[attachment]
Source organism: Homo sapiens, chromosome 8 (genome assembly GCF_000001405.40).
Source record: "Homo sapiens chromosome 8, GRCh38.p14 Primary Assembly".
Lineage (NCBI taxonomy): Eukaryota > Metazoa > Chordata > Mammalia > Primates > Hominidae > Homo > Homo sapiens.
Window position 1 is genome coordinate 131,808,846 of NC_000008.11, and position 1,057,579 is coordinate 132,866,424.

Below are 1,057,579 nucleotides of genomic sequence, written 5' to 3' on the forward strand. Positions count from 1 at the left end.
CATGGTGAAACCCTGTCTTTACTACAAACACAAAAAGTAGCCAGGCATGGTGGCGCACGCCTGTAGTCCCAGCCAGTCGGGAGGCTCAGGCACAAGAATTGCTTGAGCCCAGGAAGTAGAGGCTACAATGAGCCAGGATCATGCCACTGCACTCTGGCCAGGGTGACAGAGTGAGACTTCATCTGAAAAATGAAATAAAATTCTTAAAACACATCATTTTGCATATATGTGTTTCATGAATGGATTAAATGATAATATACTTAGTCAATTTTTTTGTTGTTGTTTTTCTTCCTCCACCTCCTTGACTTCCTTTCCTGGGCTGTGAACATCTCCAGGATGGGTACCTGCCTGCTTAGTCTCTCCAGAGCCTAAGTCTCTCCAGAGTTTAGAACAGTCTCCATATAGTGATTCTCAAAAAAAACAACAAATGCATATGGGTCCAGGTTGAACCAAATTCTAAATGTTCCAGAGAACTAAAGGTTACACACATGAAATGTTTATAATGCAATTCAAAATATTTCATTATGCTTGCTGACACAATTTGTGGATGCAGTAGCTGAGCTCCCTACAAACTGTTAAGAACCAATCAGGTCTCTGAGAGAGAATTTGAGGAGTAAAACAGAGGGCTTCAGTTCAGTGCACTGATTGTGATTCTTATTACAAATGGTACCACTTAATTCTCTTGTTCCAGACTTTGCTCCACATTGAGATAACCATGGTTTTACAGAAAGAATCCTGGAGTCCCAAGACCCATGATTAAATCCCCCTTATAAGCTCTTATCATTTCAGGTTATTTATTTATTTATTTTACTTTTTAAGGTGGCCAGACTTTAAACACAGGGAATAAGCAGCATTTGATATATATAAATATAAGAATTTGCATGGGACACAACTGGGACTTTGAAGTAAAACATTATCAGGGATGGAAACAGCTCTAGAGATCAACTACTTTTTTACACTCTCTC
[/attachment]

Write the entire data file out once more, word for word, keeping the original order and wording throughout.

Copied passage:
Source organism: Homo sapiens, chromosome 8 (genome assembly GCF_000001405.40).
Source record: "Homo sapiens chromosome 8, GRCh38.p14 Primary Assembly".
Lineage (NCBI taxonomy): Eukaryota > Metazoa > Chordata > Mammalia > Primates > Hominidae > Homo > Homo sapiens.
Window position 1 is genome coordinate 131,808,846 of NC_000008.11, and position 1,057,579 is coordinate 132,866,424.

Below are 1,057,579 nucleotides of genomic sequence, written 5' to 3' on the forward strand. Positions count from 1 at the left end.
CATGGTGAAACCCTGTCTTTACTACAAACACAAAAAGTAGCCAGGCATGGTGGCGCACGCCTGTAGTCCCAGCCAGTCGGGAGGCTCAGGCACAAGAATTGCTTGAGCCCAGGAAGTAGAGGCTACAATGAGCCAGGATCATGCCACTGCACTCTGGCCAGGGTGACAGAGTGAGACTTCATCTGAAAAATGAAATAAAATTCTTAAAACACATCATTTTGCATATATGTGTTTCATGAATGGATTAAATGATAATATACTTAGTCAATTTTTTTGTTGTTGTTTTTCTTCCTCCACCTCCTTGACTTCCTTTCCTGGGCTGTGAACATCTCCAGGATGGGTACCTGCCTGCTTAGTCTCTCCAGAGCCTAAGTCTCTCCAGAGTTTAGAACAGTCTCCATATAGTGATTCTCAAAAAAAACAACAAATGCATATGGGTCCAGGTTGAACCAAATTCTAAATGTTCCAGAGAACTAAAGGTTACACACATGAAATGTTTATAATGCAATTCAAAATATTTCATTATGCTTGCTGACACAATTTGTGGATGCAGTAGCTGAGCTCCCTACAAACTGTTAAGAACCAATCAGGTCTCTGAGAGAGAATTTGAGGAGTAAAACAGAGGGCTTCAGTTCAGTGCACTGATTGTGATTCTTATTACAAATGGTACCACTTAATTCTCTTGTTCCAGACTTTGCTCCACATTGAGATAACCATGGTTTTACAGAAAGAATCCTGGAGTCCCAAGACCCATGATTAAATCCCCCTTATAAGCTCTTATCATTTCAGGTTATTTATTTATTTATTTTACTTTTTAAGGTGGCCAGACTTTAAACACAGGGAATAAGCAGCATTTGATATATATAAATATAAGAATTTGCATGGGACACAACTGGGACTTTGAAGTAAAACATTATCAGGGATGGAAACAGCTCTAGAGATCAACTACTTTTTTACACTCTCTC